Over the last few weeks, as the deadline for the congressionally mandated budget cuts known as the “sequester” came and went, we got a taste of how difficult cutting federal spending actually turns out to be. The news is disconcerting: thousands fewer food safety inspections, some 70,000 fewer kids in early education programs, people with mental illness losing access to treatment, ships and aircraft going without maintenance … It’s a long and dispiriting list.
Yet as painful as the sequester might be, most policy-makers know it’s not the main event when it comes to our fiscal challenges. If you think of federal spending as a pie, by far the biggest slices go to Social Security and unemployment support, Medicare, Medicaid, and other health programs, which altogether make up well over half. Military spending accounts for about another quarter, while the next biggest slice, about 7 percent, is for interest on the federal debt. Far and away the biggest drivers of growth in the budget are Medicare and Medicaid. We cannot get control of federal spending without reining them in.
So if Congress and the White House are serious about tackling federal spending, then the piece they left out of the sequester — entitlement reform — must be on the table. But it’s been hard to tell from their actions that they’re really serious. Members of Congress have been taking to the airwaves for weeks to decry the sequester’s meat-cleaver approach to budget-cutting, yet most of them voted for it. That’s because they find it easy to demand cuts in federal spending in the abstract, but painfully difficult to cut specific programs.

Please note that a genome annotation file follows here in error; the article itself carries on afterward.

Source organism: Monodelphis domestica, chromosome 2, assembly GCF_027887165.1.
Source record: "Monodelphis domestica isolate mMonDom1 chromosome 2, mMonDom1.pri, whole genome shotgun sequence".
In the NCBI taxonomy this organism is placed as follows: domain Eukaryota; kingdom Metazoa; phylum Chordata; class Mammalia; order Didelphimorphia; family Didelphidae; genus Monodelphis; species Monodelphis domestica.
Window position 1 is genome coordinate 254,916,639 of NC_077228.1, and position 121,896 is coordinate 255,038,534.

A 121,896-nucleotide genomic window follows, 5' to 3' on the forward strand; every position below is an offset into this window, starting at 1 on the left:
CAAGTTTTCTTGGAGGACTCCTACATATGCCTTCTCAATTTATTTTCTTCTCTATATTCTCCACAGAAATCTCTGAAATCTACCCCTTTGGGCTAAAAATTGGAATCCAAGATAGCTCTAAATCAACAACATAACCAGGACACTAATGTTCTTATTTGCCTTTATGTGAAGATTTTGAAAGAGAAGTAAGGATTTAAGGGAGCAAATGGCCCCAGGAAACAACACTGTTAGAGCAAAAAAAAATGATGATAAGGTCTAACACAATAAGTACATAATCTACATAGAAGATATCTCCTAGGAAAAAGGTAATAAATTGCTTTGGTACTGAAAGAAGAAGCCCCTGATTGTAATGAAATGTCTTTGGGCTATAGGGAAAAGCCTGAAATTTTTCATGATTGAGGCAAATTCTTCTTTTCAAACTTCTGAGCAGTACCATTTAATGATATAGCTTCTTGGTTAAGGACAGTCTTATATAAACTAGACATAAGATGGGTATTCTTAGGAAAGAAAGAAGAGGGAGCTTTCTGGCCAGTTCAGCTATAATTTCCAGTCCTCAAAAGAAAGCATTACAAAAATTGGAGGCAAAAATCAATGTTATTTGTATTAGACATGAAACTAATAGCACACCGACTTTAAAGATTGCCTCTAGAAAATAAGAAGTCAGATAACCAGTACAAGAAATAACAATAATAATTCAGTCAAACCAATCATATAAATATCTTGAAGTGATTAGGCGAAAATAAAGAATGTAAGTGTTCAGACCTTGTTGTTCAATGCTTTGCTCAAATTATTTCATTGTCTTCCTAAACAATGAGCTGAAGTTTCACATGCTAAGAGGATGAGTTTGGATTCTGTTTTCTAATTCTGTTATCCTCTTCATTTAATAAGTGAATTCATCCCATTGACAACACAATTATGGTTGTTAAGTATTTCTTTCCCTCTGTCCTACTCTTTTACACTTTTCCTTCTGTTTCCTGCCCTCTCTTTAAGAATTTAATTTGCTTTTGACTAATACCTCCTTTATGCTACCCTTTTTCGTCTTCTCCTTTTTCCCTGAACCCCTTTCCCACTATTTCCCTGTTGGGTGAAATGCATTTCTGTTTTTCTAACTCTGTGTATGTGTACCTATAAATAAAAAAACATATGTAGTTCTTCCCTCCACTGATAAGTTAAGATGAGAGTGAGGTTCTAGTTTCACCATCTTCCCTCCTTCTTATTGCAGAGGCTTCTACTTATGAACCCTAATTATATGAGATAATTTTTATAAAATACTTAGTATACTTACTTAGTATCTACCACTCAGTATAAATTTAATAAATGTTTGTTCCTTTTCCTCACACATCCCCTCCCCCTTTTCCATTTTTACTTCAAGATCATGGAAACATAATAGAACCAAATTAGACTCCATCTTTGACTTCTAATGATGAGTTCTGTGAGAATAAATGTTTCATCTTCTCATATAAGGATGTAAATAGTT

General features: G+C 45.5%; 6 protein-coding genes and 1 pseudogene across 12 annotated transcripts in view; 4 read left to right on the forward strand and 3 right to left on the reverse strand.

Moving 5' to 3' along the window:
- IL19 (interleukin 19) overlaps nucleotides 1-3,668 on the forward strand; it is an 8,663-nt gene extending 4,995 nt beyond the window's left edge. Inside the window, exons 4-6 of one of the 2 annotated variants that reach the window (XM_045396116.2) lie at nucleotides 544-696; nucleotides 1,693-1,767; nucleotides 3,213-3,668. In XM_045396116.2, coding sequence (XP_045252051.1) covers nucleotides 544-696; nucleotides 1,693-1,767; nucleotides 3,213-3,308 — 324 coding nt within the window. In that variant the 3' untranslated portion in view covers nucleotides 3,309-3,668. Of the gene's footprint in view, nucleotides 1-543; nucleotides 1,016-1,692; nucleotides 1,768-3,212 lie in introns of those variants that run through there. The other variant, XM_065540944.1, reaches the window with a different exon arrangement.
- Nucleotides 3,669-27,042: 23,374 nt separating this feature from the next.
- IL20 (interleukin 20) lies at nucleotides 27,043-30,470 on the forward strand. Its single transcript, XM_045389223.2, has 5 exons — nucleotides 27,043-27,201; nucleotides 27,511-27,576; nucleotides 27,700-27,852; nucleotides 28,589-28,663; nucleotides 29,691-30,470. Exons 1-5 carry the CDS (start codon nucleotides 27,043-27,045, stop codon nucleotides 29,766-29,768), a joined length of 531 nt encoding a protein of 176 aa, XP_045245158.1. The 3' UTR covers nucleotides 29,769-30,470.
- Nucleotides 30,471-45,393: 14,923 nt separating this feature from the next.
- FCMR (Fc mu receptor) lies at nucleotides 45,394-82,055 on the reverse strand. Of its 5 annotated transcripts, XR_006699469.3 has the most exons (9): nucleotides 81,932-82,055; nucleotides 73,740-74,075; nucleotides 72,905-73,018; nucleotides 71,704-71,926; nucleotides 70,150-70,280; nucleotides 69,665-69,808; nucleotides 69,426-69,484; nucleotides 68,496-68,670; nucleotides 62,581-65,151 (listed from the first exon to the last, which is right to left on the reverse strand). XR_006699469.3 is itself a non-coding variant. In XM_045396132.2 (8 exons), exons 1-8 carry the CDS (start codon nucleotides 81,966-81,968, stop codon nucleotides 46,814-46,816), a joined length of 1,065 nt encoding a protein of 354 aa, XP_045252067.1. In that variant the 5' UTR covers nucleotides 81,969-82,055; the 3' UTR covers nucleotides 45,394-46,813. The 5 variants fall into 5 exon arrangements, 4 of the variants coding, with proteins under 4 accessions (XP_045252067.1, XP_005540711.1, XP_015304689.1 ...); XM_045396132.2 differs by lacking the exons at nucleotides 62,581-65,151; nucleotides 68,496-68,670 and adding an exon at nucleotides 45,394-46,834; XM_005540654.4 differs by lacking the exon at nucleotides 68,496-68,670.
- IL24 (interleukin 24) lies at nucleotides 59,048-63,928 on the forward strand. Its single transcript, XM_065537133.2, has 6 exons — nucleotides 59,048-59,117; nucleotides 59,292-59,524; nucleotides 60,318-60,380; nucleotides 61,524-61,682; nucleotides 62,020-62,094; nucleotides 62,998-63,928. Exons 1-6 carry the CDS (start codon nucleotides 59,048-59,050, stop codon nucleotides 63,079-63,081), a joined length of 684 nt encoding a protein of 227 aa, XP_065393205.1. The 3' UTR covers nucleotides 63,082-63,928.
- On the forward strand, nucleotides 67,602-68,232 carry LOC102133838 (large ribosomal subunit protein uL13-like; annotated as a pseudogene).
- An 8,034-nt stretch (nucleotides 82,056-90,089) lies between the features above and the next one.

This is why it takes extraordinary leadership to address our fiscal issues. Americans may bear some responsibility, but our leaders have not leveled with us about what it takes to get a sensible budget and put the economy on a path to recovery. I am hard-pressed to think of an example of government failure to match our political leaders’ inability to lead us to a solution.
Their prolonged fighting is causing businesses to hesitate, workers to remain in limbo, and an economy that needs a boost to continue to stutter. They are denying us the ability to invest in our future, promote economic growth, and deal with the many other challenges our nation faces. Let’s stop the blame game and get to work.
— Lee Hamilton is Director of the Center on Congress at Indiana University. He was a member of the U.S. House of Representatives for 34 years.